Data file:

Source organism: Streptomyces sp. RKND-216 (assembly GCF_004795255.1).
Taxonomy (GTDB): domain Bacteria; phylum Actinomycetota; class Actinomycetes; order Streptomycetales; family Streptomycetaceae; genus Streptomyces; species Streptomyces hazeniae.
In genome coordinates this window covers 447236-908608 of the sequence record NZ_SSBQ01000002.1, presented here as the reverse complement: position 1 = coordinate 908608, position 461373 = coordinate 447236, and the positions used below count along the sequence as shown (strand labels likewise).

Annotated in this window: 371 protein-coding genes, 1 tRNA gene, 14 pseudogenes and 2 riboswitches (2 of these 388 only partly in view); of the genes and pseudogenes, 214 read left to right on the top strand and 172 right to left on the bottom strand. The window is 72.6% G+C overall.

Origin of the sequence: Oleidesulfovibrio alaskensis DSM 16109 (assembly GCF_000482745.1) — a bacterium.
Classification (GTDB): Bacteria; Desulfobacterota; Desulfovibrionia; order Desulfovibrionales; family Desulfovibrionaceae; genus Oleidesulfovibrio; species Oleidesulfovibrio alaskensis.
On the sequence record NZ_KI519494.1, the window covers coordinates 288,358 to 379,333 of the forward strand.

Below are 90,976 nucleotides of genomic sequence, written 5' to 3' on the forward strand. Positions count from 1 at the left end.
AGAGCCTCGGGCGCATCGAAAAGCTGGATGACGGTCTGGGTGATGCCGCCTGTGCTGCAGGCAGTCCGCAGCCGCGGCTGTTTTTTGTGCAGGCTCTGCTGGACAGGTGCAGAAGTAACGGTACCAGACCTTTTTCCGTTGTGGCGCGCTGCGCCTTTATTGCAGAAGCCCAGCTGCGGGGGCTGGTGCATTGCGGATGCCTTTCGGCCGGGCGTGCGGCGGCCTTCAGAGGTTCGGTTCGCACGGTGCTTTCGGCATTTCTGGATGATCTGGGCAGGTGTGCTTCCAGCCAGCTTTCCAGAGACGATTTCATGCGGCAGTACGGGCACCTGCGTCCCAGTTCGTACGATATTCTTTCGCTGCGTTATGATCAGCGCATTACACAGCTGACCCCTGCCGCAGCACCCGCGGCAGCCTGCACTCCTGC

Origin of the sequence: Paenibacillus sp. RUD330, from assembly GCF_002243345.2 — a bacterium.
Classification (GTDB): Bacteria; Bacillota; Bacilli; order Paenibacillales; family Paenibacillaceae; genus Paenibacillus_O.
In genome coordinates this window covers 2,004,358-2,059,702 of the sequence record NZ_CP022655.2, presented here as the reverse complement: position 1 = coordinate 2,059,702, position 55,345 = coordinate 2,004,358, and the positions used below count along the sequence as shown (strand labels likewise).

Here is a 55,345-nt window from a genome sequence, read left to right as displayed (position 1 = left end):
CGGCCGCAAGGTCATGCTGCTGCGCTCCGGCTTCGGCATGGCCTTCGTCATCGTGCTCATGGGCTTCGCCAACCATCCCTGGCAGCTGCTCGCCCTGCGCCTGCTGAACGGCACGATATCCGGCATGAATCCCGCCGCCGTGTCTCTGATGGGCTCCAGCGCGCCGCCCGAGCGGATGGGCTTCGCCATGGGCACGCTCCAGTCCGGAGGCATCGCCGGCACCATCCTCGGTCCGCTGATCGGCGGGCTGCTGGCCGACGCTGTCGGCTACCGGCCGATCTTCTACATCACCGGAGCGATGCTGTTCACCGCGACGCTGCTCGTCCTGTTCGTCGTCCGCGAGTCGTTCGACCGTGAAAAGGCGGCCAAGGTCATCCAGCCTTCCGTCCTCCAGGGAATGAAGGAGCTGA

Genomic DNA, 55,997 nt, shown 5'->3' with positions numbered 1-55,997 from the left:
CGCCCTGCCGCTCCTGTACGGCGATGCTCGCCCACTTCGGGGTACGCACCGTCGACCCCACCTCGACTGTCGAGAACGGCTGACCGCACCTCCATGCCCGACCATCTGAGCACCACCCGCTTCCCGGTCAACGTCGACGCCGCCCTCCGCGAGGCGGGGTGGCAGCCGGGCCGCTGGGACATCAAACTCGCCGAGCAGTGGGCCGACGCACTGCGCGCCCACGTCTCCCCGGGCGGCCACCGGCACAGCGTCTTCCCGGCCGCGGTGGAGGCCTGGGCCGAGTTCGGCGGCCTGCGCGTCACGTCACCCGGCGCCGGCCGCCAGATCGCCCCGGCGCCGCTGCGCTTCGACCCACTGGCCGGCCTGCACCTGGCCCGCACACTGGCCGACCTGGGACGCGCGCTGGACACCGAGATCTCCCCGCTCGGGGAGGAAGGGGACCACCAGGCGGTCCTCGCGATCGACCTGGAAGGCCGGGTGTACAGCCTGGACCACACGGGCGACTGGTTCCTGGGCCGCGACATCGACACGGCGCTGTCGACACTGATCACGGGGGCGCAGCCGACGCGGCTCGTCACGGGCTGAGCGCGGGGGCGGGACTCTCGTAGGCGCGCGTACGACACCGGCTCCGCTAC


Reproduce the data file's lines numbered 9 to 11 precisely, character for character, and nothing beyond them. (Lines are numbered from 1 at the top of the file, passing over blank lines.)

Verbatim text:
AGAGCCTCGGGCGCATCGAAAAGCTGGATGACGGTCTGGGTGATGCCGCCTGTGCTGCAGGCAGTCCGCAGCCGCGGCTGTTTTTTGTGCAGGCTCTGCTGGACAGGTGCAGAAGTAACGGTACCAGACCTTTTTCCGTTGTGGCGCGCTGCGCCTTTATTGCAGAAGCCCAGCTGCGGGGGCTGGTGCATTGCGGATGCCTTTCGGCCGGGCGTGCGGCGGCCTTCAGAGGTTCGGTTCGCACGGTGCTTTCGGCATTTCTGGATGATCTGGGCAGGTGTGCTTCCAGCCAGCTTTCCAGAGACGATTTCATGCGGCAGTACGGGCACCTGCGTCCCAGTTCGTACGATATTCTTTCGCTGCGTTATGATCAGCGCATTACACAGCTGACCCCTGCCGCAGCACCCGCGGCAGCCTGCACTCCTGC

Origin of the sequence: Paenibacillus sp. RUD330, from assembly GCF_002243345.2 — a bacterium.
Classification (GTDB): Bacteria; Bacillota; Bacilli; order Paenibacillales; family Paenibacillaceae; genus Paenibacillus_O.